Elise Dallemagne-Cookson (1933-2005)
Cherry Valley, NY
The following books have been reviewed:
The Bearded Lion
Who Roars (1995)
Cleveland Moffett writes in The Bulletin - the English
language news magazine of Europe - "Of books about the Congo,
its glorious and sordid history, many, if not most of them, are sentimental,
self-serving, ideological or dishonest, and then, every so often,
along comes a remarkable exception. Room on this short shelf of worthwhile
writing about the dark heart of African must now be found for The
Bearded Lion Who Roars by Elise Dallemagne-Cookson. No disguised
diary or collection of letters home, which so much colonial writing
is, The Bearded Lion Who Roars is written with literary flair.
This gutsy and resourceful young woman from upstate New York knows
how to set a scene, how to describe what she sees and feels, to report
accurately what is happening when her world starts to fall apart.
It is easy to write what is conventionally called a "powerful"
book about the Congo. Many people have done it. The outbreak of violence,
the panic, the massacres and rapes, the United Nations sending in
troops, make exciting reading. What Elise Dallemagne-Cookson has done
is to tell us how it was, the impossible happiness and the inevitable
reckoning, and she makes us believe every word."
A Kliatt critic agreed: "The talented author makes the
diverse countryside and its people come alive. The reader will become
engrossed with the characters and their unique existence. The dangers
involved in the Belgians' forced evacuation are vividly recounted
and make exciting reading."
The Ombu Tree (1998)
Library Journal says, "This lyrical novel has an almost
other-worldly quality to it, and the author successfully maintains
the reader's interest throughout the unusual tale."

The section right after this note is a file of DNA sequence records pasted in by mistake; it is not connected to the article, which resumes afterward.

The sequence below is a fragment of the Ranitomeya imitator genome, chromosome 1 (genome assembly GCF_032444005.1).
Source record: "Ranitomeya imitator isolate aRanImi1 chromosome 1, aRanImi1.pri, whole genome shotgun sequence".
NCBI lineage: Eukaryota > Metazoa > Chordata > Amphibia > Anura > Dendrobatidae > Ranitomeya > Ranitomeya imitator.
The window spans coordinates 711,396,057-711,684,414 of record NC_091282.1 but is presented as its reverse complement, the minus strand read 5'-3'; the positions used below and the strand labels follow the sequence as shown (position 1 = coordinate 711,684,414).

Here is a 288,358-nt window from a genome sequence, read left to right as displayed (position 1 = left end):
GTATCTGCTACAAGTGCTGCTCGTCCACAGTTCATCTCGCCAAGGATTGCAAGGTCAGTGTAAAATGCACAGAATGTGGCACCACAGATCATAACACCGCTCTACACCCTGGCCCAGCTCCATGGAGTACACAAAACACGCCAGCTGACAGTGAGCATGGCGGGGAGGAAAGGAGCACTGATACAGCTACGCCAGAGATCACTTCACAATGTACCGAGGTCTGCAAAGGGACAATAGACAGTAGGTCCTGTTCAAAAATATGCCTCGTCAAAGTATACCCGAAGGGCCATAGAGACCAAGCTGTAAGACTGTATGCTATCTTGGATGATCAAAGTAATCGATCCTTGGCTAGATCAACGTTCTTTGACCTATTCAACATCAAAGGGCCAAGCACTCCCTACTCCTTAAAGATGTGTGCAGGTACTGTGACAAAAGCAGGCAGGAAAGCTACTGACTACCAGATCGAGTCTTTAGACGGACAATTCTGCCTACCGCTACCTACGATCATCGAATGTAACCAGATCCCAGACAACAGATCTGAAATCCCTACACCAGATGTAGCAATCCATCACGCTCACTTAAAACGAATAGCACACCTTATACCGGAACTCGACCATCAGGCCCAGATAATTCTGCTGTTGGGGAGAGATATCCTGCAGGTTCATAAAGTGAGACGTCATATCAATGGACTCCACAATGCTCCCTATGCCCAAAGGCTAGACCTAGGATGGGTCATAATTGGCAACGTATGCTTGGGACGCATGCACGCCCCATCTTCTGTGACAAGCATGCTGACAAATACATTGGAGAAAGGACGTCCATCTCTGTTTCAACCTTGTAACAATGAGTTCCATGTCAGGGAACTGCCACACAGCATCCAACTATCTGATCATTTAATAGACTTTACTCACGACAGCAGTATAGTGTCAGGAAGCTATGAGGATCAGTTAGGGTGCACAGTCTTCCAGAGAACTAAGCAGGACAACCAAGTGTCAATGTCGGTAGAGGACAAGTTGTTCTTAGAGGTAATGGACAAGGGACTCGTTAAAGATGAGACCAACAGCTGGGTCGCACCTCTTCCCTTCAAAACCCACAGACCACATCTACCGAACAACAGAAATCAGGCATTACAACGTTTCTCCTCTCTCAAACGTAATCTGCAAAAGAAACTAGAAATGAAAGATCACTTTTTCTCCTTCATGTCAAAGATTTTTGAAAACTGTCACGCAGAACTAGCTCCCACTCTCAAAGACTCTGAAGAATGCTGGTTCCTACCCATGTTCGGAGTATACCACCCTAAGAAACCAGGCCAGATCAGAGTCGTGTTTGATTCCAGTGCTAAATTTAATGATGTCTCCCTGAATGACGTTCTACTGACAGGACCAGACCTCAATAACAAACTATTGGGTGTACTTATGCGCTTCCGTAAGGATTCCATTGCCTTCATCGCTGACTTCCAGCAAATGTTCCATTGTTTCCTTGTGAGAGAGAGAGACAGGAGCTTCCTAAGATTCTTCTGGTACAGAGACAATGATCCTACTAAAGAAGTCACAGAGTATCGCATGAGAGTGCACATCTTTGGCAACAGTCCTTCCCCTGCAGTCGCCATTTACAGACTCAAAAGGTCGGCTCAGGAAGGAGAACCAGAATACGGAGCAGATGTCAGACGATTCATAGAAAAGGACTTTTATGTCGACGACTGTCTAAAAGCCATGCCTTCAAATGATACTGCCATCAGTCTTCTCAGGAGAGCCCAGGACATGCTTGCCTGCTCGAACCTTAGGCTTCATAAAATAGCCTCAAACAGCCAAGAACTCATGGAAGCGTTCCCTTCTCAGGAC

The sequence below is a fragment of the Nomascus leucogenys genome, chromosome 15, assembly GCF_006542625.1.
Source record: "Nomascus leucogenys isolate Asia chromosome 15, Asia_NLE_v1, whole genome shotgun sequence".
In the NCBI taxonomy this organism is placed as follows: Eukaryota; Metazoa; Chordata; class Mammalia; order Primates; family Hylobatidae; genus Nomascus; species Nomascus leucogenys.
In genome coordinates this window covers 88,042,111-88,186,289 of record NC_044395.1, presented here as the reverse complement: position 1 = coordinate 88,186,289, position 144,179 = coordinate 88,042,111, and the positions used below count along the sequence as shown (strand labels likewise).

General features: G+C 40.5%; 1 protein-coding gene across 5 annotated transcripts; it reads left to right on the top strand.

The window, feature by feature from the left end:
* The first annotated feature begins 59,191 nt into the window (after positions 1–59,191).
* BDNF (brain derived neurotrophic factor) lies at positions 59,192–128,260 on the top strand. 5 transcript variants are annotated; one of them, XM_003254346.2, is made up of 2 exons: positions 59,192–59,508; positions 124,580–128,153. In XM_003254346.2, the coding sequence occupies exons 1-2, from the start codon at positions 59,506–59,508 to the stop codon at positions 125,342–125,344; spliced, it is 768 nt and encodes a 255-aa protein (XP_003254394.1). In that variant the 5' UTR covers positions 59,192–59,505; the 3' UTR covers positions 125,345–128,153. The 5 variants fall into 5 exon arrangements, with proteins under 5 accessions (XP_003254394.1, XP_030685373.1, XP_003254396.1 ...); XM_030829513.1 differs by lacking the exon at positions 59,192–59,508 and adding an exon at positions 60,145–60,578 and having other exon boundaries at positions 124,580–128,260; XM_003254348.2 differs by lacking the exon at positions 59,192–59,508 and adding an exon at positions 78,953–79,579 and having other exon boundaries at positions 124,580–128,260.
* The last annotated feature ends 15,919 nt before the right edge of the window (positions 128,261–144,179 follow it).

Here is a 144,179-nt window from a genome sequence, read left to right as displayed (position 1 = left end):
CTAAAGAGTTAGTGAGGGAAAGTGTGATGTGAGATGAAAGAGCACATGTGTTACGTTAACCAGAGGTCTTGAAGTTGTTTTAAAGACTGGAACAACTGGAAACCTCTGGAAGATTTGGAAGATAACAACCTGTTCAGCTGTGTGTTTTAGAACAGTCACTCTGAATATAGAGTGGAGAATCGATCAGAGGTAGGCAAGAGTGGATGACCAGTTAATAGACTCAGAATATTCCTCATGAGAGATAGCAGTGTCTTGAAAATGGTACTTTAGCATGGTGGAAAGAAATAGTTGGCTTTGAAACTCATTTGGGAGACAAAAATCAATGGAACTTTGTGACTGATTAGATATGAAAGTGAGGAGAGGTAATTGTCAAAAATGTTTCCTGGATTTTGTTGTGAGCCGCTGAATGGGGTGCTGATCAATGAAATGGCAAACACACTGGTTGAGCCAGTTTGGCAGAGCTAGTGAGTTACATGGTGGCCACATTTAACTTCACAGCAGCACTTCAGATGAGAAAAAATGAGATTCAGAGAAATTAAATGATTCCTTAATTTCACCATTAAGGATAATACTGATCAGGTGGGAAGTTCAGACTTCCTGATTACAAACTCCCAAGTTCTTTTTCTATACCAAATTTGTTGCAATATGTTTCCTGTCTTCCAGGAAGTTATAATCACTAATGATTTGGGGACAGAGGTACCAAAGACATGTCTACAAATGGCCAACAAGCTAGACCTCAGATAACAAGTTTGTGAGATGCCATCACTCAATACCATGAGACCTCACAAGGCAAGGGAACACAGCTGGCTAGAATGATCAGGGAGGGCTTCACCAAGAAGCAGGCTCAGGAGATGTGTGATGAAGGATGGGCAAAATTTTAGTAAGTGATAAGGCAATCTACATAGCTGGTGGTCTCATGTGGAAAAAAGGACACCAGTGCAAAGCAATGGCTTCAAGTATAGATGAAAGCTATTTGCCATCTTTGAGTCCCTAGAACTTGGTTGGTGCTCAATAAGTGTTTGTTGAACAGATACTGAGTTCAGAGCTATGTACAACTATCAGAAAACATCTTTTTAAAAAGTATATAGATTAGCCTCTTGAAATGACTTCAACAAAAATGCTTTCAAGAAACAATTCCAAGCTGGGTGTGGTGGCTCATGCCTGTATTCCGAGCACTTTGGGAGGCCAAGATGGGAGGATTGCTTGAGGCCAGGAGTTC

Ines Pardal writing in the Buenos Aires Herald lauded
Dallemagne-Cookson's attention to detail, noting that the work, "should
be widely praised for its verisimilitude, which bespeaks a loving
care for this long-suffering land."
The Filmmaker (2000)
its review, the Buenos Aires Herald lauded Dallemagne-Cookson's
handling of "one of the most controversial, fascinating film/book
subjects from 20th century U.S. life."
the June 5, 2002, issue of The Bulletin, the newsweekly of
the Capital of Europe, Brussels, Belgium, Cleveland Moffett
writes, "The Red-Eye Fever, Adventures in the Belgian Congo,"
is a memoir by Elise Dallemagne-Cookson of her life in the Congo on
a Foreign Service assignment that lasted from 1959 to the eve of the
colony's independence a year later. Dallemagne-Cookson tells what
sounds like a very tall story about crocodile hunting with convincing
relish. She had not been long at her new job when she accepted the
challenge to take a plunge into the jungle to track down the formidable
175-year-old crocodile El Diablo. The sassy young New Yorker takes
him on and lives to tell the tale. The cover photograph shows her
with a gun in one hand, and her foot on El Diablo's scaly back.
"Not for her the local zoo. "'A zoo? Here?' I was incredulous.
'The whole place is a zoo. The entire country.'" But her guide
explains that 'most of the Belgians living in Leopoldville never get
out into the countryside. They're too scared.' So by going to the
zoo they can get to see at least a gorilla or two, a lion and a few